George Watts Montessori Magnet sits just north of downtown Durham, N.C., along the eastern edge of Duke University. Its sprawling, red-brick campus is nearly a century old and surrounded by gorgeously restored family homes that once housed Duke fraternities, before the university sold them off.
Each morning, the sidewalk bustles with parents walking their children to school. Dozens of families make their way to Watts' side doors, where principal Patti Crum greets everyone by name. Every one. Parents are allowed to walk right in — no security guard, no signing in. The drop-off ritual here feels, to an outsider, like the warm habit of a family dinner.
Inside, teacher Amanda Watson presides over one of the school's unusual, mixed-age classrooms, this one a preschool-kindergarten combination. Watson leads the children in a Montessori-inspired pledge:
"I am a peacekeeper," she says in a voice soft as cotton, the kids repeating after her. "I will do my best today."
Watts was named a 2015 National Magnet School of Distinction, and it is outperforming other schools nearby. This year, it had more than 900 applicants — for just 65 slots.
"We are kind of a little isolated gem," says Crum. "You know, there are signs in front yards saying, 'This is George Watts.' I mean, the Realtors are using that to sell homes."
It wasn't always this way. In 2002, Watts Elementary was in trouble.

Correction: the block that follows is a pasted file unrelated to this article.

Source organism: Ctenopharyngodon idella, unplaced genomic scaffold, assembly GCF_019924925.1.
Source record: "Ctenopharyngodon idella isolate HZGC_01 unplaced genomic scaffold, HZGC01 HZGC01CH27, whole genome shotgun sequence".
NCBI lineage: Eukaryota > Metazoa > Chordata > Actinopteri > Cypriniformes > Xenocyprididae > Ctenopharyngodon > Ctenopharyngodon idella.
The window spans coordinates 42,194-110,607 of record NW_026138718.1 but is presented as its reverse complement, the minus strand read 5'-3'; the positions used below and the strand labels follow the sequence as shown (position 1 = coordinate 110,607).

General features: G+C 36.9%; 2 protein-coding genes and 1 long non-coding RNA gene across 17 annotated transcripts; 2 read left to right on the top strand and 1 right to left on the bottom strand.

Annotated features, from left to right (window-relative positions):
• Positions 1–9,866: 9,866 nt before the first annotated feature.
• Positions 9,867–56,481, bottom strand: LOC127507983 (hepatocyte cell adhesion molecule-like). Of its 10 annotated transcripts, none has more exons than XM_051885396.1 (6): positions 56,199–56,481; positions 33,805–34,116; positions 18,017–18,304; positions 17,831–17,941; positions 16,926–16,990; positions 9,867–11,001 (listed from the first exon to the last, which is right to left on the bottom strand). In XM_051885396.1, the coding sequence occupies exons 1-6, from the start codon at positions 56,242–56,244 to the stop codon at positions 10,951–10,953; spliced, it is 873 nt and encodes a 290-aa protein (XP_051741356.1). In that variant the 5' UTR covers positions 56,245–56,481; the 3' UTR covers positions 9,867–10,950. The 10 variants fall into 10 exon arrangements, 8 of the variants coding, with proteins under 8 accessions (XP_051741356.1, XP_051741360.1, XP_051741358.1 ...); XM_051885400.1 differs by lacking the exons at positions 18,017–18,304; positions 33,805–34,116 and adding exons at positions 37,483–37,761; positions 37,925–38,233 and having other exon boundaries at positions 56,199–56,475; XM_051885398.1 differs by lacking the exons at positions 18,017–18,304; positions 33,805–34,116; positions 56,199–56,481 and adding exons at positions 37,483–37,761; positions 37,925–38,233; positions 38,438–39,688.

The school was already under state review for poor performance when President George W. Bush signed the massive education bill known as No Child Left Behind, which fast-tracked a reckoning at Watts.
Now that Congress is trying to rewrite NCLB, Watts serves as an important case study for anyone trying to understand what the law got right — and wrong — in its efforts to fix or reset struggling schools.
The George Watts Reckoning
Carol Marshall was principal of Watts the year NCLB was written.
"The minute that legislation was passed," she says, "we knew that our grade was not gonna be passing at all."
Most of its students were bused in from low-income Durham neighborhoods. Ninety percent qualified for free or reduced-price lunch. Watts was exactly the kind of school President Lyndon Johnson had hoped to help when he signed the original Elementary and Secondary Education Act in 1965 — 50 years ago.
The ESEA pours billions of federal dollars each year into schools that serve low-income kids, Johnson's best effort at leveling the playing field for poor students. "As the son of a tenant farmer," he said at the signing, "I know that education is the only valid passport from poverty."
It was a civil rights bill for the nation's schools. In 2001, the ESEA was updated and renamed No Child Left Behind, and the law vastly expanded the federal government's role in education. NCLB forced schools to test kids annually and to meet ambitious goals. Those that failed to meet them faced tough sanctions.
Watts was one of those schools, though Marshall had worked tirelessly to improve student scores. It wasn't enough. And Marshall says being considered a failure was demoralizing. "You have to protect your teachers from that feeling — despite the fact the TV channels call you and ask you how it feels."